For Magnetic Resonance Imaging (MRI) applications, it can be important to collect auxiliary physiological data in conjunction with the Nuclear Magnetic Resonance (NMR) image data. This auxiliary data includes physiological signals such as: Electrocardiogram (ECG), Electromyogram (EMG), Electroculogram (EOG), Electrogastrogram (EGG), Temperature, Respiration, Eccrine Activity (EDA, EDR, SCL, SCR or GSR), Blood Volume Pulse (PPG), Hand Grip Strength (Dynamometry), Finger Twitch, and a variety of pressure based signals.
This application note addresses some of the practical concerns associated with collecting physiological data during the MRI scanning process. Practical concerns relate to the ability to collect such data while maintaining:
A safe environment for the subject.
High quality NMR image data.
IMPORTANT!See Safety Guidelinesfor recording biopotential measurements in the MRI environment.
Basic principles of physiological data collection covers fundamentals of data collection and equipment configuration equipment to help you refine experiment protocols and avoid costly missteps. Frazer Findlay, CEO of BIOPAC, discusses common mistakes with physiology recording and shares his secrets for collecting great data. Topics include: How to prep a subject and where to place electrodes; Which type of electrodes work for different body signals; Analog to Digital Conversion; Sample rates (correct vs. incorrect); Filtering; and Scaling and calibration.Watch On Demand Now!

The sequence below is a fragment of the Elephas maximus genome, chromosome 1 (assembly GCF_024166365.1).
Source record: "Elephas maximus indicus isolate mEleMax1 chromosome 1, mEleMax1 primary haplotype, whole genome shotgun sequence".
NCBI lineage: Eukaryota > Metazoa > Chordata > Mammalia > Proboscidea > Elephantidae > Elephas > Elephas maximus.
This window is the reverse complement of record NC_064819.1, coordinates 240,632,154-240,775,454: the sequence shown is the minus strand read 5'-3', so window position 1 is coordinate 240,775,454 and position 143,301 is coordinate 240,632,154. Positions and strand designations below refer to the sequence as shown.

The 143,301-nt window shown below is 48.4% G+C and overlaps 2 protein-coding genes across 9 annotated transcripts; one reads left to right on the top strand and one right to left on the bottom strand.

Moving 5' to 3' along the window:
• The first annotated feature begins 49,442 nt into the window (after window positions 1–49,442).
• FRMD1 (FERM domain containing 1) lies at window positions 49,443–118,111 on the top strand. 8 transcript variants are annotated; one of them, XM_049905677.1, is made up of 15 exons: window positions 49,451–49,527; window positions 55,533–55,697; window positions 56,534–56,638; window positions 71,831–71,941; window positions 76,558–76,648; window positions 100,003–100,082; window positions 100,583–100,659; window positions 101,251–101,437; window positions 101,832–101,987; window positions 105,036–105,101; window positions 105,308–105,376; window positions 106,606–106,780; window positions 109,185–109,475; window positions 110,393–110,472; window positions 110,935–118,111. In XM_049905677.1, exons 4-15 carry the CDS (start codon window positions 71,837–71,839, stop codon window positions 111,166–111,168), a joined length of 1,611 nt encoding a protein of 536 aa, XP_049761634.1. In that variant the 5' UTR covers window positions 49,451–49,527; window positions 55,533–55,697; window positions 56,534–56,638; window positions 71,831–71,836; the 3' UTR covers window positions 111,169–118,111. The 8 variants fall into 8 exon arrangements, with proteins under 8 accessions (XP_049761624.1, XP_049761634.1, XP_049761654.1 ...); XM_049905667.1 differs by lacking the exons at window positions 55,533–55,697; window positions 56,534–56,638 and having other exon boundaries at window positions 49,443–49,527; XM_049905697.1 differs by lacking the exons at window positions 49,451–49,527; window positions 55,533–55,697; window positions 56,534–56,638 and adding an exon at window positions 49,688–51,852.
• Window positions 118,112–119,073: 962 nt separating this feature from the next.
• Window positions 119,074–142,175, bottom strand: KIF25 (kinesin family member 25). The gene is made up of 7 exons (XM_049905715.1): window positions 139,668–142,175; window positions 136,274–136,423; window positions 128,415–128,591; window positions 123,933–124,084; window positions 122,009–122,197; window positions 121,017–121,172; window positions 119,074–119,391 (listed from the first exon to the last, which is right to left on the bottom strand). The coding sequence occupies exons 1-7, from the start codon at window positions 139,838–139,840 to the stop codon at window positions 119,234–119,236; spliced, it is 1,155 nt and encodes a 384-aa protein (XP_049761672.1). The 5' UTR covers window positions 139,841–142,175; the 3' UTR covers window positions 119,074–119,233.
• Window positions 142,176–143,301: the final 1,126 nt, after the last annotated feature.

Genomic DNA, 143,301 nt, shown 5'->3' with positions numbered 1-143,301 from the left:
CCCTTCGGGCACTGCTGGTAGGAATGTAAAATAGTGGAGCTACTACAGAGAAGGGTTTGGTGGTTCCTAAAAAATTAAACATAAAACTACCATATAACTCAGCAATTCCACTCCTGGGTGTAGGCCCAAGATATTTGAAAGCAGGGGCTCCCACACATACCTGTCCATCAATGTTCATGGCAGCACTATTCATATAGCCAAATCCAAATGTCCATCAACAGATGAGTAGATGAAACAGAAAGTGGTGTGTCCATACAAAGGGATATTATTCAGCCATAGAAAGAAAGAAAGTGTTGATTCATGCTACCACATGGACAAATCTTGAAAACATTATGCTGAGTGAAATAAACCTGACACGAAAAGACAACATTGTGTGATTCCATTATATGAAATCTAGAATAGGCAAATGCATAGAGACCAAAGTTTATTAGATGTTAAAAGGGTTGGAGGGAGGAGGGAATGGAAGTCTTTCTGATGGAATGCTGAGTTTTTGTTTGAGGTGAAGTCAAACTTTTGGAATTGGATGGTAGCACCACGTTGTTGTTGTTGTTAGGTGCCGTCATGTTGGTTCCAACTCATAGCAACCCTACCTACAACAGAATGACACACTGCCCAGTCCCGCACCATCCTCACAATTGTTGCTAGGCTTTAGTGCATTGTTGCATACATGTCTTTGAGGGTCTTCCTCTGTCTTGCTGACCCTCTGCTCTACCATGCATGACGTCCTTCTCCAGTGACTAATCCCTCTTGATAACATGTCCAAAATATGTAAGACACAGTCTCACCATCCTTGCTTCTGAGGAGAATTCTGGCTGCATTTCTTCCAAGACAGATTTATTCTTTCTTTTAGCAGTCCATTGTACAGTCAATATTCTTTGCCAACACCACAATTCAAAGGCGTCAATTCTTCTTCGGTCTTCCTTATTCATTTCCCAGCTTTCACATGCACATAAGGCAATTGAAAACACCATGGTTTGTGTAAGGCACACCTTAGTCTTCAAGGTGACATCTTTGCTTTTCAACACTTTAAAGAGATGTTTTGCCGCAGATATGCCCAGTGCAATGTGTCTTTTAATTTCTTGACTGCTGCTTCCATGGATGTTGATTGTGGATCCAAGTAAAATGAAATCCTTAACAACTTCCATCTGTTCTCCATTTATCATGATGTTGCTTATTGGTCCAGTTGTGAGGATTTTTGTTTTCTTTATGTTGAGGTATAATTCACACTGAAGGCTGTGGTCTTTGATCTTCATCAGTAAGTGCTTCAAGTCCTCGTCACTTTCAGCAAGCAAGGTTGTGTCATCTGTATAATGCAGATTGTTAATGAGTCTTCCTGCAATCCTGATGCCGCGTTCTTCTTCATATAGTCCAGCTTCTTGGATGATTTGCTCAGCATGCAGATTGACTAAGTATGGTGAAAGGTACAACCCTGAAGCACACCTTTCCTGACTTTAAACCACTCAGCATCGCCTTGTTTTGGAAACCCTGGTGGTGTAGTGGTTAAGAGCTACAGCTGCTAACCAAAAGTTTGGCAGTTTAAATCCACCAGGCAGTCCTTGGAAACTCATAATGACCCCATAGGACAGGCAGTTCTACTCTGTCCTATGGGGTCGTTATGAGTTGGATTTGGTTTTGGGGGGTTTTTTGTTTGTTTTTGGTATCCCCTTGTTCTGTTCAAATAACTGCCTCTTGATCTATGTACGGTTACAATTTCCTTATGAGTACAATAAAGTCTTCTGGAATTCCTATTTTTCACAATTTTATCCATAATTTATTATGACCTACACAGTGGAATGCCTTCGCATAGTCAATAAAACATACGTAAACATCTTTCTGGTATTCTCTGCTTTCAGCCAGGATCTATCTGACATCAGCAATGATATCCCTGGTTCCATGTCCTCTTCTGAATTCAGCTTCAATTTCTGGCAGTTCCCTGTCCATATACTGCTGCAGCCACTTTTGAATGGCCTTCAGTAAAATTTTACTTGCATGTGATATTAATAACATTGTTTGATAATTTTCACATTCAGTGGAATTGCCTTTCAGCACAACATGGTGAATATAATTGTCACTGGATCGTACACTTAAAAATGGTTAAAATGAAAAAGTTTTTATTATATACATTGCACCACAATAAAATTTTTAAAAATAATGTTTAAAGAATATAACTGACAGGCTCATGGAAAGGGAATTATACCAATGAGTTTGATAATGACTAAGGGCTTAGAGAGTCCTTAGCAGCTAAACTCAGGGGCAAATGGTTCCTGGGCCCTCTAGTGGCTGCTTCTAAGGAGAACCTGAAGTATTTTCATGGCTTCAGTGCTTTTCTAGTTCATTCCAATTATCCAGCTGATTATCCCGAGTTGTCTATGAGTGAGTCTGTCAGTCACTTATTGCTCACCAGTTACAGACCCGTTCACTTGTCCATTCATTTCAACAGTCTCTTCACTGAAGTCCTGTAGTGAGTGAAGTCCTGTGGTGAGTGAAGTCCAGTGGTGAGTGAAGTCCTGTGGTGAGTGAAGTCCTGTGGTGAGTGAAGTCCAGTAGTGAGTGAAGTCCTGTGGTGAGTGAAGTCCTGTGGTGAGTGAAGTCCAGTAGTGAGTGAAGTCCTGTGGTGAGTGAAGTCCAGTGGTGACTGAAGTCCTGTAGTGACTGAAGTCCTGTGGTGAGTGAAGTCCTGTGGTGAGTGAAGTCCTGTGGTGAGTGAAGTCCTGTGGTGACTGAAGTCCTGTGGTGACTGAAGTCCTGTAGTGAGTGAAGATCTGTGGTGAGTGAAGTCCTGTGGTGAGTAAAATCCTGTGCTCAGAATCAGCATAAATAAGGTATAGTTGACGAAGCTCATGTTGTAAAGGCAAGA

Recent psychophysiological studies feature BIOPAC’s MP Research series of Data Recorders and AcqKnowledge software. Creating Adaptive Assistants for helicopter crews based on Real-time Physiological Data In the Mercedes S-Class, biometric tools track a driver’s eyes, heart rate, and other physiological data, with one goal in mind: Making sure drivers are alert and safe on the […]
BIOPAC’s just released Introductory ECG Guide addresses fundamental to advanced concerns to optimize electrocardiography data recording and analysis. Topics include: ECG Complex; Electrical and Mechanical Sequence of a Heartbeat; Systole and Diastole; Configurations for Lead I, Lead II, Lead III, 6-lead ECG, 12-lead ECG, precordial leads; Ventricular Late Potentials (VLPs); ECG Measurement Tools; Automated Analysis Routines […]